Group Practice: Orthopedic Associates Of Dutchess County Pc

Data Provided By:
Data Provided By:

Cervical Foraminotomy

A Patient's Guide to Cervical Foraminotomy

Introduction

Foraminotomy is a surgical procedure for widening the area where the spinal nerve roots exit the spinal column. A foramen is the opening around the nerve root, and otomy refers to the medical procedure for enlarging the opening. In this procedure, surgeons widen the passageway to relieve pressure where the spinal nerve is being squeezed in the foramen.

This guide will help you understand

  • why the procedure becomes necessary
  • what surgeons hope to achieve
  • what to expect as you recover

Anatomy

What parts of the neck are affected?

The spine is made of a column of bones. Each bone, or vertebra, is formed by a round block of bone, called a vertebral body. The spinal canal is a hollow tube formed by the bony rings of all the vertebrae. The spinal canal surrounds and protects the spinal cord within the spine. There are seven vertebrae in the neck that form the area known as the cervical spine. The vertebrae are separated by intervertebral discs.

Traveling from the brain down through the spinal column, the spinal cord sends out nerve branches through openings on both sides of each vertebra. These openings are called the neural foramina. (The term used to describe a single opening is foramen.)

The intervertebral disc sits directly in front of the opening. A bulged or herniated disc can narrow the opening and put pressure on the nerve. A facet joint sits in back of the foramen. Bone spurs that form on the facet joint can project into the tunnel, narrowing the hole and pinching the nerve.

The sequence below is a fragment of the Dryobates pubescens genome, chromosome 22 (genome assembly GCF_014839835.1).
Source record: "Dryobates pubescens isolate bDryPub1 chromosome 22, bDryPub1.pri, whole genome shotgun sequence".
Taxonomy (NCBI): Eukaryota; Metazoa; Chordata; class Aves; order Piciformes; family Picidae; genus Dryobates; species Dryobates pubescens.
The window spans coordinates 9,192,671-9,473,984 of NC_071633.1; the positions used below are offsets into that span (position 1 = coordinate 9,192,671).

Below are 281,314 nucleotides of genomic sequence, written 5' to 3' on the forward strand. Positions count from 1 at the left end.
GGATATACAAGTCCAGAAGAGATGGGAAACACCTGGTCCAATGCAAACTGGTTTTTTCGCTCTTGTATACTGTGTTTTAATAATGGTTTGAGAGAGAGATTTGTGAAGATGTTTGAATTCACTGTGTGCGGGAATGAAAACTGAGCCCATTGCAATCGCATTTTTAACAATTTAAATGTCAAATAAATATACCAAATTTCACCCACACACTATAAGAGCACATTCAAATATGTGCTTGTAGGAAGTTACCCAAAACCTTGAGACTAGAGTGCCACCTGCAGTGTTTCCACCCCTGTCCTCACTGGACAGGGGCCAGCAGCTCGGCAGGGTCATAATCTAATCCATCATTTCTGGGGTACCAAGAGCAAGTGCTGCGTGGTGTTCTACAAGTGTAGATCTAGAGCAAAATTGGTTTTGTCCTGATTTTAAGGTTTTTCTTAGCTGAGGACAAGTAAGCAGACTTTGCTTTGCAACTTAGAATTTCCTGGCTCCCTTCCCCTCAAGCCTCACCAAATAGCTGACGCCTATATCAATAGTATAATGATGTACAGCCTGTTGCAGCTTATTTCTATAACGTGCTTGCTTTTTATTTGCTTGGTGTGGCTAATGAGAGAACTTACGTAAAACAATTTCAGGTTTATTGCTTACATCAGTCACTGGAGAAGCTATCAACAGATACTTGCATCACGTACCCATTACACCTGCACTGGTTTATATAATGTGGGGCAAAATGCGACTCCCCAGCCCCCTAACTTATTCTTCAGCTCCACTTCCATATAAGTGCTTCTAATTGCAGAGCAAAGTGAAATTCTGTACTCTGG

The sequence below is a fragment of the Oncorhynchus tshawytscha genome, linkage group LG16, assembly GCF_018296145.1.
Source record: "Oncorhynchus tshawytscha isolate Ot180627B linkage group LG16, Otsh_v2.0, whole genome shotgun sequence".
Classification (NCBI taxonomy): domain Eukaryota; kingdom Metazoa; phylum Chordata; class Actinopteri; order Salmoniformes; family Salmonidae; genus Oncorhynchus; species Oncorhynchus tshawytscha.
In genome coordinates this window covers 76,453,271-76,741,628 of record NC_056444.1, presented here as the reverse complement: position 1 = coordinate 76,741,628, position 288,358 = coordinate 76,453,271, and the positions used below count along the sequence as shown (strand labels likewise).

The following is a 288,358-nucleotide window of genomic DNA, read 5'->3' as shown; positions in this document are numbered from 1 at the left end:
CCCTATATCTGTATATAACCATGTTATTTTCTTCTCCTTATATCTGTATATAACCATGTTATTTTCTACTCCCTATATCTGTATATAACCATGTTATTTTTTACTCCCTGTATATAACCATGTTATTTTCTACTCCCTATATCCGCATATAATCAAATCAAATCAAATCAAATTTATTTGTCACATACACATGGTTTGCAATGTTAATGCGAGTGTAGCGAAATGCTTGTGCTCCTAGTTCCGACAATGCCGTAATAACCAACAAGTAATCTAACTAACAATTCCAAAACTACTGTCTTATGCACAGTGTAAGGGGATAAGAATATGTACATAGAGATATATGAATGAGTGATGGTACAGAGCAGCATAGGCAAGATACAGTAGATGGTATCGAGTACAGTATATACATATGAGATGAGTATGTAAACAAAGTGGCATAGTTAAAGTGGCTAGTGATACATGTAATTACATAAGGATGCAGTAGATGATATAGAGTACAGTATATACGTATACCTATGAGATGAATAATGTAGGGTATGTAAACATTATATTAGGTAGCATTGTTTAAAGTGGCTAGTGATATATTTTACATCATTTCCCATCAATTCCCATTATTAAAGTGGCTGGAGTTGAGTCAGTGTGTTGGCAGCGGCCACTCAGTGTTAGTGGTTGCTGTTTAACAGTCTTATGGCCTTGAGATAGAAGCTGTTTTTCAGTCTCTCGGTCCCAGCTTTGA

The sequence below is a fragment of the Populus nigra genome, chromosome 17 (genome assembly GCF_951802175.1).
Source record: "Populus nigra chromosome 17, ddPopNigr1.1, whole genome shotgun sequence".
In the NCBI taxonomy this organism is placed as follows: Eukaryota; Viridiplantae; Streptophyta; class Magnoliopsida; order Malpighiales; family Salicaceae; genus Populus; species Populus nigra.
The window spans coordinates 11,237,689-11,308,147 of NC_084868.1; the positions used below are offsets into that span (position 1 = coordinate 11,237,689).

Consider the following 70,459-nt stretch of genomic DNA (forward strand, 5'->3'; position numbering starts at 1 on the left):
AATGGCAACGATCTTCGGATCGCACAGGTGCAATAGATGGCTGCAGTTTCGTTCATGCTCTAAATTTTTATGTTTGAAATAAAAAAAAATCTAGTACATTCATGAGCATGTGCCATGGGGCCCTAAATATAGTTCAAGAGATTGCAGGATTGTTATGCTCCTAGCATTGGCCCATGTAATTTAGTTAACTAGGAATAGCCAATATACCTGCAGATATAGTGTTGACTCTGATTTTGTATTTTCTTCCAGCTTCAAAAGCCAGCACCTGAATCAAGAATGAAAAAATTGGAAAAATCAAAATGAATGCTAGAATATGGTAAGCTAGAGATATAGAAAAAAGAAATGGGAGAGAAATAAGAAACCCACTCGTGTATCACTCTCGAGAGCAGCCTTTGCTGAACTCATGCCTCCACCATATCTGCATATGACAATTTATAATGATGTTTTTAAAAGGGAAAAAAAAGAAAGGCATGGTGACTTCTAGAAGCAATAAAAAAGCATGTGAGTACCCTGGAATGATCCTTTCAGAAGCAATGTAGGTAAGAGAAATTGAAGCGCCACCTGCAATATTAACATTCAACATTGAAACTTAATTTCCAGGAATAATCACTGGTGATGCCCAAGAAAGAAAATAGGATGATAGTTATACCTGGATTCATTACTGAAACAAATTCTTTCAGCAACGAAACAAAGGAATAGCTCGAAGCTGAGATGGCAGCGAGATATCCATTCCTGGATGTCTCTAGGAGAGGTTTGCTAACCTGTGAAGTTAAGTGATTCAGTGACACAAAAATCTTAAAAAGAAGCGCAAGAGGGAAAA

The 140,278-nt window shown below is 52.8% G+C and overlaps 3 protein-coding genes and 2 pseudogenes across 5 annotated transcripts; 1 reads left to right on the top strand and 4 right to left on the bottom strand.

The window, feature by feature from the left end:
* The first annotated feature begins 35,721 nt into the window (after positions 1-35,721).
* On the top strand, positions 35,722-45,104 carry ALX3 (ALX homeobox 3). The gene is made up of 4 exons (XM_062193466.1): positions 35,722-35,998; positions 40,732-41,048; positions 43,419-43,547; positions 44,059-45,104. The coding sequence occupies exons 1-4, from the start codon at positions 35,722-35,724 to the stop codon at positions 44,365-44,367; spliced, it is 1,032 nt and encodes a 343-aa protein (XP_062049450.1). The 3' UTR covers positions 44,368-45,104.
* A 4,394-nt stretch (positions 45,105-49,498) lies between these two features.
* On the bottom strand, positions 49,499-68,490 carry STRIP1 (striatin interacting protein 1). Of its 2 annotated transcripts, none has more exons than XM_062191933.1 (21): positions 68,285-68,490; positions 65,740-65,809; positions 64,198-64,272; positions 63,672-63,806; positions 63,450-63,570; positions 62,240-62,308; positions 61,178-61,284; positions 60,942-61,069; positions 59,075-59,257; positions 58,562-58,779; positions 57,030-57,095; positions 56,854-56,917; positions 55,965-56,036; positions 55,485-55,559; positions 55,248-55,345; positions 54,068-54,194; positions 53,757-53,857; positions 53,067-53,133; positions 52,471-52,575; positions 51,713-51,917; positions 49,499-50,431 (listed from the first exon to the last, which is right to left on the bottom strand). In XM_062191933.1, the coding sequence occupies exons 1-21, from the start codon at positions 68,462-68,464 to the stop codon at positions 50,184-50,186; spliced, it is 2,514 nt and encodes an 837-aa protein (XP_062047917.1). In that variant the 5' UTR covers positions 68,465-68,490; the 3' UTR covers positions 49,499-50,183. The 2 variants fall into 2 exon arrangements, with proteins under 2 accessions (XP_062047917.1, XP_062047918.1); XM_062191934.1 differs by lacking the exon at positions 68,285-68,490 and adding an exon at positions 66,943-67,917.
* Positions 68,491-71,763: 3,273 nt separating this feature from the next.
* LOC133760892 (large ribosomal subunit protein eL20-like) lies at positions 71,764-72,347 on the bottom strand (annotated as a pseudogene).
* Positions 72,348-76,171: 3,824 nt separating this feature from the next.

Rationale

What do surgeons hope to achieve?

Foraminotomy alleviates the symptoms of foraminal stenosis. In foraminal stenosis, a nerve root is compressed inside the neural foramen. This compression is usually the result of degenerative (or wear and tear) changes in the spine.

View animation of disc collapse

Wear and tear from repeated stresses and strains on the neck can cause a spinal disc to begin to collapse. As the space between the vertebral bodies shrinks, the opening around the nerve root narrows. This squeezes the nerve. The nerve root is further squeezed in the foramen when the facet joint lining the outer edge of the foramen becomes inflamed and enlarged as a result of the same degenerative changes.

The degenerative process can also cause bone spurs to develop and point into the foramen, causing further irritation. In a foraminotomy, the surgeon removes the tissues around the edges of the foramen, essentially widening the opening in order to take pressure off the nerve root.

Preparations

How will I prepare for surgery?

The decision to proceed with surgery must be made jointly by you and your surgeon. You should understand as much about the procedure as possible. If you have concerns or questions, you should talk to your surgeon.

Once you decide on surgery, you need to take several steps. Your surgeon may suggest a...

Click here to read the rest of this article from eOrthopod.com